What then is being done to safeguard the occupants of the several hundred thousand residential type of buildings scattered throughout the country, which the owners feel they cannot afford to remodel, and relative to which building codes are so often silent, because most codes when adopted apply almost exclusively to new construction? Building officials, rather than increase the ranks of those opposed to a new code by adding owners of existing buildings to the opposition are forced to confine their efforts largely to new construction.
Access to the ladder was, and still is in many cases, almost impossible and our Fire Department records are replete with instances of lives lost because of barred doors and lack of familiarity with the location of the fire escape. Moreover, those who are fortunate to reach it are frequently cut off by flames from unprotected window openings below. Thus one will frequently find that the most hazardous place in the building is the fire escape itself. Furthermore a large number of state codes require fire escapes only in buildings four stories or more in height, so that the people who choose to live in an old threestory tenement are plainly out of luck in the event of fire.
In some states hotels are required to provide rope escapes down which the guest may slide if thoroughly awake to the danger and if possessed of acrobatic instincts. Ladies and children should practice coming down hand over hand or else he sure to wear pajamas on nights when fire is imminent. Outside of the above two features, which have been designed to promote safety to life in these types of buildings, there are relatively few instances where laws have been enacted to require the owners of such old buildings to provide adequate protection excepting in those cases where non-fire-proof buildings have been remodelled for tenement and hotel occupancy.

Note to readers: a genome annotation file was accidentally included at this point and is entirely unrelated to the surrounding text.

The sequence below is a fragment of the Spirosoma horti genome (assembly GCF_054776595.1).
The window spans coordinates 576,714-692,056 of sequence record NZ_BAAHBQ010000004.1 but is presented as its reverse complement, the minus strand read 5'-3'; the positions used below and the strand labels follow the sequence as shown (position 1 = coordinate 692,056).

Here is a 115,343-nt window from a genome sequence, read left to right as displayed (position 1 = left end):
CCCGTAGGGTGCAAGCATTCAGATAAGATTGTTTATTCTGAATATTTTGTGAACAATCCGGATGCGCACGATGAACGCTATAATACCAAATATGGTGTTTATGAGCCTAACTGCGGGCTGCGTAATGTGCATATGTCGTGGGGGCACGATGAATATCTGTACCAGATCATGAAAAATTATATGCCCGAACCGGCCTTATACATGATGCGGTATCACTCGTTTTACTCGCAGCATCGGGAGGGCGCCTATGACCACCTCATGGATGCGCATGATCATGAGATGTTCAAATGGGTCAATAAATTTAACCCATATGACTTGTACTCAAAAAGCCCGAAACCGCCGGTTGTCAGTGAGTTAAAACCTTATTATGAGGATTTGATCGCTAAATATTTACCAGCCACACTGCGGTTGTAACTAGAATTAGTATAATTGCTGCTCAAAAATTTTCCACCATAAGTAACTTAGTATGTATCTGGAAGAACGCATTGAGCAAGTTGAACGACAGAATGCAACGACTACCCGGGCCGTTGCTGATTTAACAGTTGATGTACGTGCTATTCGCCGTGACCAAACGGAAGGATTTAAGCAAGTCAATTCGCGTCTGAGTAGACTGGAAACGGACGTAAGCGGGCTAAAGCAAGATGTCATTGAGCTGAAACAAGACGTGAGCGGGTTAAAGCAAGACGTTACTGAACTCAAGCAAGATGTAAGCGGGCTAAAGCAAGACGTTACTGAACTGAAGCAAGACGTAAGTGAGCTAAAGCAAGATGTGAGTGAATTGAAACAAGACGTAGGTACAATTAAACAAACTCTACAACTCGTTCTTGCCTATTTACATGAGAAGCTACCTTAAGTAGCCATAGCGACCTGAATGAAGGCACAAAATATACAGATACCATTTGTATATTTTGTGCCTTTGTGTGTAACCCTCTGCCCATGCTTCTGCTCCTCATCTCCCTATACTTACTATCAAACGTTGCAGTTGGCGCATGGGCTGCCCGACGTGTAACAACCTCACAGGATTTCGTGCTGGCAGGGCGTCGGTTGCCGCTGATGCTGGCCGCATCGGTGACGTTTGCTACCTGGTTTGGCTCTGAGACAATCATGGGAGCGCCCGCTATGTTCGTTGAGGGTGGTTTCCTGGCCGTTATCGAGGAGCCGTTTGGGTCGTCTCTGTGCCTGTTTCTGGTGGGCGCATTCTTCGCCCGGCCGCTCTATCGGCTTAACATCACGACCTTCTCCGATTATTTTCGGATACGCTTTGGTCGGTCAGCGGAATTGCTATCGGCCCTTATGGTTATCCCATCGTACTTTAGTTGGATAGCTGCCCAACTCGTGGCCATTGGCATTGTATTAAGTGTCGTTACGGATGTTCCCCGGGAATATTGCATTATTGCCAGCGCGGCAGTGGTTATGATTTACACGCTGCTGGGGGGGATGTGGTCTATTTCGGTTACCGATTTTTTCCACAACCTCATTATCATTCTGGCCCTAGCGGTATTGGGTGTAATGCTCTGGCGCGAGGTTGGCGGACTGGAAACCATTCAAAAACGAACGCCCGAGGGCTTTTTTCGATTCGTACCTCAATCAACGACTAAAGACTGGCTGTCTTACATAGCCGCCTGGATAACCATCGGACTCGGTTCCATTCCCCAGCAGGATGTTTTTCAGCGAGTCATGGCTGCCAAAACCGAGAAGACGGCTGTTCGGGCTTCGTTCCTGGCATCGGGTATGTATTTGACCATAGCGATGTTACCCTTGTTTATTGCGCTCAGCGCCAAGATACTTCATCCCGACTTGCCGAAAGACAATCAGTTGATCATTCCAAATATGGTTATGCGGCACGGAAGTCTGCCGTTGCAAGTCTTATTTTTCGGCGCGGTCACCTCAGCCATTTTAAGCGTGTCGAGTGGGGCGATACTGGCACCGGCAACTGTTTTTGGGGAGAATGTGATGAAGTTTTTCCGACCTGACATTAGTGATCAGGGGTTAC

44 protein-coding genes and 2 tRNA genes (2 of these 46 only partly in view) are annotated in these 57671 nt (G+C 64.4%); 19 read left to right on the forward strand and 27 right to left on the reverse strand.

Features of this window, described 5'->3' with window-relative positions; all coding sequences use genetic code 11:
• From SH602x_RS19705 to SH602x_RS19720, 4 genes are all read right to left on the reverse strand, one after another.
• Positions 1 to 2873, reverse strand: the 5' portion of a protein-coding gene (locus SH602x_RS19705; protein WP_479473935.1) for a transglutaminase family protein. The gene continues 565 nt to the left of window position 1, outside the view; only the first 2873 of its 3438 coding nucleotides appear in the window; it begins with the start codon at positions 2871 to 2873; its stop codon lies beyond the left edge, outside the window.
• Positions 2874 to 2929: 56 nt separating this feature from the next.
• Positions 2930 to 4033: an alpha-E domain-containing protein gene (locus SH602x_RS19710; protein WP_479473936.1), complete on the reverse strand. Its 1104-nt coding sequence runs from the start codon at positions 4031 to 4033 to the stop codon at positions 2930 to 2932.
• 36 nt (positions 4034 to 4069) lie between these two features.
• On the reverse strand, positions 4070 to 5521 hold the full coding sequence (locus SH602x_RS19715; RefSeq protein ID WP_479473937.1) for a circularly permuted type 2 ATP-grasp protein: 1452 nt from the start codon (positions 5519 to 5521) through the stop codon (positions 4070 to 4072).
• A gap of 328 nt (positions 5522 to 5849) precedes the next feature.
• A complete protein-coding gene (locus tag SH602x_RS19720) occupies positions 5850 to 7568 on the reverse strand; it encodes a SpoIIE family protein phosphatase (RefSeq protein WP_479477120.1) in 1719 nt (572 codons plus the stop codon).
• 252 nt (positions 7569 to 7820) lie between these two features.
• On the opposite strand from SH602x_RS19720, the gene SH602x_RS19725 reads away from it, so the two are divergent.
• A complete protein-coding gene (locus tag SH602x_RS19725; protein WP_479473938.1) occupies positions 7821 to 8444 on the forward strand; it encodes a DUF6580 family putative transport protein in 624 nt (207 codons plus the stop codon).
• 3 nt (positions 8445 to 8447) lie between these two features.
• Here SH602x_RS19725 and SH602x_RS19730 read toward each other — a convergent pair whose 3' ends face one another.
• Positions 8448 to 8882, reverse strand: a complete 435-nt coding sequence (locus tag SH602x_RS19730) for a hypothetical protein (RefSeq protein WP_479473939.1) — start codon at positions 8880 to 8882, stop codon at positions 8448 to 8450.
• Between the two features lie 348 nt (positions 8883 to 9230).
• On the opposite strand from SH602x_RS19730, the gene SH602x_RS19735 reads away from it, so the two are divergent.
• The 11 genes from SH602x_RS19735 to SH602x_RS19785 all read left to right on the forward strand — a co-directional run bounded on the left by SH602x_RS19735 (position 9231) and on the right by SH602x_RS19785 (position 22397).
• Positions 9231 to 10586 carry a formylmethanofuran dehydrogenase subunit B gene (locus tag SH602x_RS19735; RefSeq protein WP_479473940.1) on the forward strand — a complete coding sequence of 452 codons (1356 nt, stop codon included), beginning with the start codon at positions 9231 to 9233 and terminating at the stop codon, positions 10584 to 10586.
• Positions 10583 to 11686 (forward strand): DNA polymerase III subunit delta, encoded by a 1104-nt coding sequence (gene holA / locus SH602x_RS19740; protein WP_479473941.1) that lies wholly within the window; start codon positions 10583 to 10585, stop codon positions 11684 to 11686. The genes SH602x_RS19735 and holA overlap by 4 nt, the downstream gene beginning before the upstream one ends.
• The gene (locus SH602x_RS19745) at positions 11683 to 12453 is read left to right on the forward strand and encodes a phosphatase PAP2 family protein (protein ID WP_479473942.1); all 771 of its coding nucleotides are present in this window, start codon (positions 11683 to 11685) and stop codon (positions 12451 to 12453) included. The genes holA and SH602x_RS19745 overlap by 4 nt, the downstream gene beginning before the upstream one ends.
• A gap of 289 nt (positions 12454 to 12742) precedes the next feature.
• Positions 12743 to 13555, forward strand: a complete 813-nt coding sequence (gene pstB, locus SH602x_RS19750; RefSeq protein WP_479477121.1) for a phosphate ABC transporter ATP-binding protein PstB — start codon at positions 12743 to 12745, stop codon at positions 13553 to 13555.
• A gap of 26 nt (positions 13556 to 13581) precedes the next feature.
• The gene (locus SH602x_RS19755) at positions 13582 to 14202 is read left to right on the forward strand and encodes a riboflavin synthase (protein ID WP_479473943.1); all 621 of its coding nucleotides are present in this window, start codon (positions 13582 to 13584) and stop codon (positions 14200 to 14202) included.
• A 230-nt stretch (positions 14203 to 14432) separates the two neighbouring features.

We all know what happens when people attempt to escape down the stairway and I am calling your attention for the moment to the very serious loss of life in New York old-time tenements and in particular the fire at 514 East Fourteenth Street, New York City, which occurred on December 15, 1925, and in which five people lost their lives. The building had a fire escape, and had but one interior stairway all surrounded with wood lath and plaster, which burnt out and absolutely cut off all escape.
Sprinklers Not Suitable
There are three oustanding methods of safeguarding these old buildings, which will be discussed in turn. They devolve respectively on the use of sprinkler systems, of improved external facilities consisting of stairway fire escapes, exit stairways and smoke proof towers, and third upon the improvement of the internal means of egress, effected by remodeling the interior construction so as to confine the fire to its place of origin and to make the interior stairway a safe exit.
Sprinklers: The wonderful record made by automatic sprinklers has been written large across the pages of fire protection annals, those of the insurance companies and in even a larger measure, in the safeguarding of industry. Thousands of lives have been saved because the incipient fire in an industrial plant has been controlled before it could gain material headway. It has also insured the continuation of businesses, both large and small, which might be wiped out entirely causing great distress to entire communities whose livelihood is dependent on them. In the past 40 years it is conservatively estimated that 40,000 fires have been controlled by automatic sprinklers representing an economic savings of fully $5,000,000,000 to which might be added millions of dollars as a reasonable estimate of the economic value of the human lives saved to society.